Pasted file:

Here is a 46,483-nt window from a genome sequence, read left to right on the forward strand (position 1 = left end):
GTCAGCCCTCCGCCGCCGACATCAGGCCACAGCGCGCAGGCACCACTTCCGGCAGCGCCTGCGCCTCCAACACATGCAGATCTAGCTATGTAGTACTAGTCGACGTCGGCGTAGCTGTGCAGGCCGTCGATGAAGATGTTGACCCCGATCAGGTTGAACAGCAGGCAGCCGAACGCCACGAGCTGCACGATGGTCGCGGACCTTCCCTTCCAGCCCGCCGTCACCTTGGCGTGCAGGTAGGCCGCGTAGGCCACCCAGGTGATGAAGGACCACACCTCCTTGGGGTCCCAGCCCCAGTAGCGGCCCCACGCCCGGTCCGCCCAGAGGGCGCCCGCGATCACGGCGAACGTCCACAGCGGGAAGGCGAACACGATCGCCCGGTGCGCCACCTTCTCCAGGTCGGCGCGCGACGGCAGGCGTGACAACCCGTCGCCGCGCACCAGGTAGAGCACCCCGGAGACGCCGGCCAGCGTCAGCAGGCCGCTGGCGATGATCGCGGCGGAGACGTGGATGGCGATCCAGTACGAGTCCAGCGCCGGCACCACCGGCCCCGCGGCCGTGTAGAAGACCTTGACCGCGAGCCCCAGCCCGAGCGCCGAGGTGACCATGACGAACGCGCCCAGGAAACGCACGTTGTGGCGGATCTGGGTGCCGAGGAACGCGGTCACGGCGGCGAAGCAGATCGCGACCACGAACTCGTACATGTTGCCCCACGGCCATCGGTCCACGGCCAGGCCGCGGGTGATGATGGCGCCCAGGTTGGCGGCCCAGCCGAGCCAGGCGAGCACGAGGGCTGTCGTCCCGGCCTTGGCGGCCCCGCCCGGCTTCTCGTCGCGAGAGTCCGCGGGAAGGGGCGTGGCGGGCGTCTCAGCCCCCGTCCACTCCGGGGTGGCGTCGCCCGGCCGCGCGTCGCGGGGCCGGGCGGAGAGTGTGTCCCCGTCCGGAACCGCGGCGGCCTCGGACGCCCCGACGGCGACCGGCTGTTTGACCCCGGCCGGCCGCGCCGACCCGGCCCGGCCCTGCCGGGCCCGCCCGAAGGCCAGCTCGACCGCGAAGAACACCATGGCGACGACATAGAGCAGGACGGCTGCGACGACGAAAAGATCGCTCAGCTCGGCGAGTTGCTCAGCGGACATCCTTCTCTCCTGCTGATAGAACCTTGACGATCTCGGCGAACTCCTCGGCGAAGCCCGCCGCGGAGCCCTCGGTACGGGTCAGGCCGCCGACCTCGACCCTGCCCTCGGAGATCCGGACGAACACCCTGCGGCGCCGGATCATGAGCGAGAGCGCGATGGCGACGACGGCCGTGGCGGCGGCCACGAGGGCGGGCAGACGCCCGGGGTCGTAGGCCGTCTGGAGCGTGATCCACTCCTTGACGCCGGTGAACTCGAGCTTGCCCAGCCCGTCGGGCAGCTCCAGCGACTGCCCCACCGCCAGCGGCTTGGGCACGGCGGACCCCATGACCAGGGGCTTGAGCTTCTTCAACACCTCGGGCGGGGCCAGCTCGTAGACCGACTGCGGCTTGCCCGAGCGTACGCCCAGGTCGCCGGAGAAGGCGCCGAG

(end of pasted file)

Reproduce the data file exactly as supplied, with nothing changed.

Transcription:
Here is a 46,483-nt window from a genome sequence, read left to right on the forward strand (position 1 = left end):
GTCAGCCCTCCGCCGCCGACATCAGGCCACAGCGCGCAGGCACCACTTCCGGCAGCGCCTGCGCCTCCAACACATGCAGATCTAGCTATGTAGTACTAGTCGACGTCGGCGTAGCTGTGCAGGCCGTCGATGAAGATGTTGACCCCGATCAGGTTGAACAGCAGGCAGCCGAACGCCACGAGCTGCACGATGGTCGCGGACCTTCCCTTCCAGCCCGCCGTCACCTTGGCGTGCAGGTAGGCCGCGTAGGCCACCCAGGTGATGAAGGACCACACCTCCTTGGGGTCCCAGCCCCAGTAGCGGCCCCACGCCCGGTCCGCCCAGAGGGCGCCCGCGATCACGGCGAACGTCCACAGCGGGAAGGCGAACACGATCGCCCGGTGCGCCACCTTCTCCAGGTCGGCGCGCGACGGCAGGCGTGACAACCCGTCGCCGCGCACCAGGTAGAGCACCCCGGAGACGCCGGCCAGCGTCAGCAGGCCGCTGGCGATGATCGCGGCGGAGACGTGGATGGCGATCCAGTACGAGTCCAGCGCCGGCACCACCGGCCCCGCGGCCGTGTAGAAGACCTTGACCGCGAGCCCCAGCCCGAGCGCCGAGGTGACCATGACGAACGCGCCCAGGAAACGCACGTTGTGGCGGATCTGGGTGCCGAGGAACGCGGTCACGGCGGCGAAGCAGATCGCGACCACGAACTCGTACATGTTGCCCCACGGCCATCGGTCCACGGCCAGGCCGCGGGTGATGATGGCGCCCAGGTTGGCGGCCCAGCCGAGCCAGGCGAGCACGAGGGCTGTCGTCCCGGCCTTGGCGGCCCCGCCCGGCTTCTCGTCGCGAGAGTCCGCGGGAAGGGGCGTGGCGGGCGTCTCAGCCCCCGTCCACTCCGGGGTGGCGTCGCCCGGCCGCGCGTCGCGGGGCCGGGCGGAGAGTGTGTCCCCGTCCGGAACCGCGGCGGCCTCGGACGCCCCGACGGCGACCGGCTGTTTGACCCCGGCCGGCCGCGCCGACCCGGCCCGGCCCTGCCGGGCCCGCCCGAAGGCCAGCTCGACCGCGAAGAACACCATGGCGACGACATAGAGCAGGACGGCTGCGACGACGAAAAGATCGCTCAGCTCGGCGAGTTGCTCAGCGGACATCCTTCTCTCCTGCTGATAGAACCTTGACGATCTCGGCGAACTCCTCGGCGAAGCCCGCCGCGGAGCCCTCGGTACGGGTCAGGCCGCCGACCTCGACCCTGCCCTCGGAGATCCGGACGAACACCCTGCGGCGCCGGATCATGAGCGAGAGCGCGATGGCGACGACGGCCGTGGCGGCGGCCACGAGGGCGGGCAGACGCCCGGGGTCGTAGGCCGTCTGGAGCGTGATCCACTCCTTGACGCCGGTGAACTCGAGCTTGCCCAGCCCGTCGGGCAGCTCCAGCGACTGCCCCACCGCCAGCGGCTTGGGCACGGCGGACCCCATGACCAGGGGCTTGAGCTTCTTCAACACCTCGGGCGGGGCCAGCTCGTAGACCGACTGCGGCTTGCCCGAGCGTACGCCCAGGTCGCCGGAGAAGGCGCCGAG